Canadian Mennonite Cookbook


267 pages
Contains Illustrations, Index
ISBN 0-7737-5038-X





Reviewed by Janet Arnett

Janet Arnett is the former campus manager of adult education at Ontario’s Georgian College. She is the author of Antiques and Collectibles: Starting Small, The Grange at Knock, and 673 Ways to Save Money.



This is a revised and enlarged edition of a book originally called The Altona Women’s Institute Cookbook. The revisions are so extensive, however, that it deserves to be treated as a new work.

This is a serious cookbook for those who enjoy baking and producing meals from scratch. No short cuts, no add-water-and-serve recipes. It’s for those who buy flour and sugar in 50-pound sacks and are more concerned with taste than calories.

The main attraction of the book is a section of 66 Mennonite recipes — shoo-fly pie, buttersoup, raisin bread, borscht, and all the rich, wonderful dishes traditionally associated with the Mennonite Order. One drawback here is that some of the recipe titles lack translations. Schnetki, Pirosliki, Hallepse, and Ikra all sound intriguing, but I’d be reluctant to embark on a recipe without knowing if the result would be bread, cookies, or soup. (Yes, an experienced cook can take a guess.)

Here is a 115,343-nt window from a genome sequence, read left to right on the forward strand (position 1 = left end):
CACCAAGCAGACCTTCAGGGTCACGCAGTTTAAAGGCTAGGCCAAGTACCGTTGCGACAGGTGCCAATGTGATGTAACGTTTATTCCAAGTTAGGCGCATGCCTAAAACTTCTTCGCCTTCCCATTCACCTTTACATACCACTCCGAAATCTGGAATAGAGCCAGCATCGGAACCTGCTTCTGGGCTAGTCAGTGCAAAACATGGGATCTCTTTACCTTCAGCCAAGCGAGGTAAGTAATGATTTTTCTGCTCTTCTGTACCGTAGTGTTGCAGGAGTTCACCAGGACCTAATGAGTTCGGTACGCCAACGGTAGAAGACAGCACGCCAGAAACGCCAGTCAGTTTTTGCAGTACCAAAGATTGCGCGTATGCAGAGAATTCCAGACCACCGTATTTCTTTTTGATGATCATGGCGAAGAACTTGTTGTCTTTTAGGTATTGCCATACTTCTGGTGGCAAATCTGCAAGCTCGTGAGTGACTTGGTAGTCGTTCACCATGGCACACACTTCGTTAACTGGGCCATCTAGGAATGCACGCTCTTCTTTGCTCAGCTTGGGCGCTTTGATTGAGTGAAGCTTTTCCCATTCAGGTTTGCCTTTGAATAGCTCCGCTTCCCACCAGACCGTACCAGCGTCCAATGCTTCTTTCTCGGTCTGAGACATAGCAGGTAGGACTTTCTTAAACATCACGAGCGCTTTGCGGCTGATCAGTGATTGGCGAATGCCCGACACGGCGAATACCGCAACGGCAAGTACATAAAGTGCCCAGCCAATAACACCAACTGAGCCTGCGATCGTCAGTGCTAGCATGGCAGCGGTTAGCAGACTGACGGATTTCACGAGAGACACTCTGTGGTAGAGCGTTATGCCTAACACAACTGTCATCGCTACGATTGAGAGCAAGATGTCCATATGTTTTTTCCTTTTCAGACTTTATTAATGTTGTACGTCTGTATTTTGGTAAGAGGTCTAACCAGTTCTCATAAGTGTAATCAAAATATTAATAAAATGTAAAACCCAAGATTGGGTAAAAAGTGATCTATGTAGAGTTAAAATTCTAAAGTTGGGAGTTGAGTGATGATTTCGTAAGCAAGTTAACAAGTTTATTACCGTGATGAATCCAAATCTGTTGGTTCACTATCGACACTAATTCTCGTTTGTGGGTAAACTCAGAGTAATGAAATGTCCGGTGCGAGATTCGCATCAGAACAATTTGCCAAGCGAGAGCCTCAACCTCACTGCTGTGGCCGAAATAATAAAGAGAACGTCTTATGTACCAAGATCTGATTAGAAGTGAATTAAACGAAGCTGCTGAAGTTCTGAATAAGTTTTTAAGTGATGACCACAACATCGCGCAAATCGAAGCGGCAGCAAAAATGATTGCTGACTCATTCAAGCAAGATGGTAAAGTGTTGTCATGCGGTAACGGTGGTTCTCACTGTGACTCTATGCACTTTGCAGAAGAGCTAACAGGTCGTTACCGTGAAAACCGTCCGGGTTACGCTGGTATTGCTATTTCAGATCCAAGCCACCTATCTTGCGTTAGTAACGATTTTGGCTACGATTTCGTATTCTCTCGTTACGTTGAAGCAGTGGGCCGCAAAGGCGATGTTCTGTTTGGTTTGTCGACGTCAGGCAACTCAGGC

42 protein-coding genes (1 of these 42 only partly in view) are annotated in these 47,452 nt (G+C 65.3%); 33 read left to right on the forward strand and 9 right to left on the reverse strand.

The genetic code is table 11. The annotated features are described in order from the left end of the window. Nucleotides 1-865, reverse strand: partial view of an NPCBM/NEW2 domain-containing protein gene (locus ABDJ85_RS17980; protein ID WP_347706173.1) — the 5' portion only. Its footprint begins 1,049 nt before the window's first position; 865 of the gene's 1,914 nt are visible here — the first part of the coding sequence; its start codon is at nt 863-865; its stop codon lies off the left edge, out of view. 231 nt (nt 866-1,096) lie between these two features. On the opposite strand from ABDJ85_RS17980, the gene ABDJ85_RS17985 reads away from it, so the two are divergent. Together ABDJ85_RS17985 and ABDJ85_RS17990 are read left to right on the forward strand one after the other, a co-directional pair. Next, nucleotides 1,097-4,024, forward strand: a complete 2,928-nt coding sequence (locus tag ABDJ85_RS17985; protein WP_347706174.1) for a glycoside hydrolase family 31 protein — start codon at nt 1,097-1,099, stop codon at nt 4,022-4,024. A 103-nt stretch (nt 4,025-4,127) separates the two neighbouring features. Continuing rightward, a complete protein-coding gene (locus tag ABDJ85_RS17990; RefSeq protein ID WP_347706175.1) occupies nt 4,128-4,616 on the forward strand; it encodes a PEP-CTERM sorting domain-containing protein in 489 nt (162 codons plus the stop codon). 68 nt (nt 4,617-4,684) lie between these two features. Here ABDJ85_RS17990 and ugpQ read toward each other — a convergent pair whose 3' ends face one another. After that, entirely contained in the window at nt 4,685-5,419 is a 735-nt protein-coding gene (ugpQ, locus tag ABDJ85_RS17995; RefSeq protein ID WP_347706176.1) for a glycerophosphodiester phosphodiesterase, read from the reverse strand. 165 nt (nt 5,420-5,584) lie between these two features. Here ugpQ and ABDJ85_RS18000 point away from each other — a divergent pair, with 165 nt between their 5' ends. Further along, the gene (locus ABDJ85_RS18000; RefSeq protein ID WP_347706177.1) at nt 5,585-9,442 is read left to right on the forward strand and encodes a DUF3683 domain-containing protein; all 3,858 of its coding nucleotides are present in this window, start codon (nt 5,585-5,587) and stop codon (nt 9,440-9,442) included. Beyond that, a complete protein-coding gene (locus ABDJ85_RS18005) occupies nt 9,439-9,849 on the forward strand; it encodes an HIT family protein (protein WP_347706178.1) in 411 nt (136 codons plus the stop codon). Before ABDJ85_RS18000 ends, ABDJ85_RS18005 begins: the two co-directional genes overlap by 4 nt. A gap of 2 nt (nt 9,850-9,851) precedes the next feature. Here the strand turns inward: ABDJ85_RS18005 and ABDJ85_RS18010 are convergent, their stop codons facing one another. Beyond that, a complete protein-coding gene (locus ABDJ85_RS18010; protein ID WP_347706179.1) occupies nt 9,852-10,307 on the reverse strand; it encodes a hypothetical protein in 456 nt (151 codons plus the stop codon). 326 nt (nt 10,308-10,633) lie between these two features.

Another 373 recipes, plus variations, complete the book — a very substantial collection. The emphasis is definitely on baking: bread, cakes, cookies, squares, pies, and desserts get the largest share of space. Pickles are well represented, but meat and vegetable dishes, beverages, soups, and salads are present in much more restricted numbers.

The cover has a wipe-clean finish. All measurements are given in both metric and imperial systems, and there’s a page of explanation on metric cooking. The revised Canada Food Guide is included. The recipe sections are separated with tab dividers, and most start with a magnificent full-color, full-page photograph. This is simply decorative, however: no key relates the items photographed to the recipes. Each section ends with a page for notes, and the book concludes with a generous section of ruled sheets for the reader’s own recipes.

One weakness to the book is the index. This is included at the back of the vegetable section, near but not quite at the end of the book. This makes it hard to find quickly. Further, it’s not organized as an index of the whole book, but rather consists of an alphabetical listing of recipes within each section. This is of little help in finding a specific recipe. For example, “cream cheese cake” is under “desserts,” not “cakes.”

Overall, in addition to the Mennonite recipes, the book stresses rich, sweet, fairly economical dishes, many of the type associated with the groaning boards of great-grandmother’s day. The book is both practical and attractive and would make a suitable gift for any traditional-minded homemaker.


“Canadian Mennonite Cookbook,” Canadian Book Review Annual Online, accessed July 21, 2024,